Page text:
We have met the enemy and he is us
In the years since commercial radio launched the Electronic Age, newspapers have not learned to overcome the latency inherent in producing and delivering a printed product. Scooped successively since the 1920s by radio, broadcast TV, 24-hour cable, web sites, email newsletters, blogs, podcasts and even cellphone text messaging, newspapers continue bannering tomorrow's paper with yesterday's news.
Papers are dying because they act like a breaking story isn't news until they write about it. They are dying because they write tedious articles about government process that only a wonk could love. They are dying because they are delivered too late, delivered too wet, or not delivered at all. They are dying because they lack the visual panache of even the simplest magazine, let alone a VH1 video.
They are dying because they have not learned how to produce compelling, must-read stories that play to the strengths of this classic, ageless medium. This is not -- repeat, not -- an appeal to dumb down the papers. Now more than ever, publishers and journalists need to raise the quality of their publications by taking risks and breaking rules to connect intellectually and emotionally with their readers.
Unique among all daily media, newspapers have the staff, time and space to investigate complex issues of sweeping importance. With superb writing and evocative graphics, newspapers can document a festering social problem or move you to tears with a tender human-interest story. Instead of writing for the heads, hearts and guts of their audiences, however, newspapers are playing it so safe that they are downright boring. Readers want to be surprised, informed, angered, moved, amused and comforted. Just about anything but bored.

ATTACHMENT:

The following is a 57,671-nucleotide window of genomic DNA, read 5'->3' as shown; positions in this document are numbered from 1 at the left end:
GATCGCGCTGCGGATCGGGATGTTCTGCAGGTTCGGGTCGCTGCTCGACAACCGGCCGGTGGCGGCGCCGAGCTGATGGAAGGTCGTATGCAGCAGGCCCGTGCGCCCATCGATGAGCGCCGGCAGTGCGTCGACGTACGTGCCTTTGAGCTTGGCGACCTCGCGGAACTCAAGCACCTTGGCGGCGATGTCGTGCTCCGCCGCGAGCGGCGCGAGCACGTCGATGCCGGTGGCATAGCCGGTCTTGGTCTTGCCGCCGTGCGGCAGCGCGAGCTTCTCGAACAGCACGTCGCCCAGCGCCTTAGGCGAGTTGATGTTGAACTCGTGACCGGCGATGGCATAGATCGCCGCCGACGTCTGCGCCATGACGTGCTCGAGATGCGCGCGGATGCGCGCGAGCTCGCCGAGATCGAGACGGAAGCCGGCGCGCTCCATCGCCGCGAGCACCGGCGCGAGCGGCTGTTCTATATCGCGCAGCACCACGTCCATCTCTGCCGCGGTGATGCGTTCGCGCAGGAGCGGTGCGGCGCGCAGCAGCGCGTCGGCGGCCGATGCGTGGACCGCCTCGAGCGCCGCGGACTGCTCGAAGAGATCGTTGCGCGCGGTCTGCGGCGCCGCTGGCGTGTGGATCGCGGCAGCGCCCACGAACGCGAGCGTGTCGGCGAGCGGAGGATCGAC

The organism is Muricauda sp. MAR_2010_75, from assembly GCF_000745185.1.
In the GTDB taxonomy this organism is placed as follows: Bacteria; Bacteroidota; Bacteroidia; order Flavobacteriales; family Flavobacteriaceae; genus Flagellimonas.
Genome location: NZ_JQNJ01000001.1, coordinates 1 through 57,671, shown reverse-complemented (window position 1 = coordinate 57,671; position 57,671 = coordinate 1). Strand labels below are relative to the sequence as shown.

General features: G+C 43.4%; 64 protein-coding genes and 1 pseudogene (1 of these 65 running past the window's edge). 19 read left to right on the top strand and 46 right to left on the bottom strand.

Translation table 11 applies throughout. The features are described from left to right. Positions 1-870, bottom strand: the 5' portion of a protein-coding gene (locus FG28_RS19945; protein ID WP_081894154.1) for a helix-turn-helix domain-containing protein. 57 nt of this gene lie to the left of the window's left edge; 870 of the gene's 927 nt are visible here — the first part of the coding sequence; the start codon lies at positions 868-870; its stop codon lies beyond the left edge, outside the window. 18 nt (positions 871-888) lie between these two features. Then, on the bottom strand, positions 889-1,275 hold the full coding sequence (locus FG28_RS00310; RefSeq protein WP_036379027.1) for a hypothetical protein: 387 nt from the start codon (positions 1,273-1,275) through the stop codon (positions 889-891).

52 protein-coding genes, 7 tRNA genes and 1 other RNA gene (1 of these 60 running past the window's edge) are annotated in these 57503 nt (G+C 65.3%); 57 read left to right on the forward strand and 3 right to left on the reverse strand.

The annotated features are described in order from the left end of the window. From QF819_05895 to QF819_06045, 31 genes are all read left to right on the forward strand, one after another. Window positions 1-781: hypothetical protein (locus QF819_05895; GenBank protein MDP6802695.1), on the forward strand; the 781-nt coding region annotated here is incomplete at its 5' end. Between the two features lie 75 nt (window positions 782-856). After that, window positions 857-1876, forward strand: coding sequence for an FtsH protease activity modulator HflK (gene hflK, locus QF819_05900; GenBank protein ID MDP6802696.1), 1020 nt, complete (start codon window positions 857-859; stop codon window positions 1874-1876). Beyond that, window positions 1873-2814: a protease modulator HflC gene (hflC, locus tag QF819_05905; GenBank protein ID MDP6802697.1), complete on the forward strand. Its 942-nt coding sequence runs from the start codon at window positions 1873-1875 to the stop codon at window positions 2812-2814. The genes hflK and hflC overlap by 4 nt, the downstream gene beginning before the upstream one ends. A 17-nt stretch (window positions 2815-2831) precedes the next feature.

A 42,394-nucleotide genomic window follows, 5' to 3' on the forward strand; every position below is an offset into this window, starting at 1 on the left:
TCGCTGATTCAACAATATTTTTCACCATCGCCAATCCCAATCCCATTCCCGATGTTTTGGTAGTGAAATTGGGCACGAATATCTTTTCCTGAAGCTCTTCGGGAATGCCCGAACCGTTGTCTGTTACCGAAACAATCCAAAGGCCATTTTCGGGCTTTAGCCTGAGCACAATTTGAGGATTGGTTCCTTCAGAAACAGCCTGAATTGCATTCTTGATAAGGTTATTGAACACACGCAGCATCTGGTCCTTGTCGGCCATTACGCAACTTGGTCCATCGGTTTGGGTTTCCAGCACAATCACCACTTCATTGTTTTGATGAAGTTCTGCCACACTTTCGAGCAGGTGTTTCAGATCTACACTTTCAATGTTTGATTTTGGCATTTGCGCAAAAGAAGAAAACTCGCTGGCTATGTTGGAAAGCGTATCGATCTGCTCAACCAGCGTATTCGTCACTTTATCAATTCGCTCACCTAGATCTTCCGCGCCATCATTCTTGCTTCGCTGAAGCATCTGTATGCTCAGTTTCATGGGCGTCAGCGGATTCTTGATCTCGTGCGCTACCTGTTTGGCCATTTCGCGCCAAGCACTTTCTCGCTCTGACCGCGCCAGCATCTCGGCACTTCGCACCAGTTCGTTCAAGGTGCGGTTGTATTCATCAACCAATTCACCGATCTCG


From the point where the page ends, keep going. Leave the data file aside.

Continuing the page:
As circulation erodes and advertising sales wilt, publishers are combating declining revenues by cutting expenses in order to preserve the profit margins expected by Wall Street (and demanded by their annual bonuses). Constrained by tighter resources, editors are forced to fill the columns with cheap and easy stories. Readers yawn. Circulation dips. Ad sales slip. Publishers squeeze expenses. And so it goes...
Even if it is true that more citizens can name the Three Stooges than the three branches of federal government, it is self-defeating to blame reader apathy for the industry's failure to evolve a product that has been begging for an extreme makeover for decades.
Remember what Pogo said? "I have met the enemy and he is us."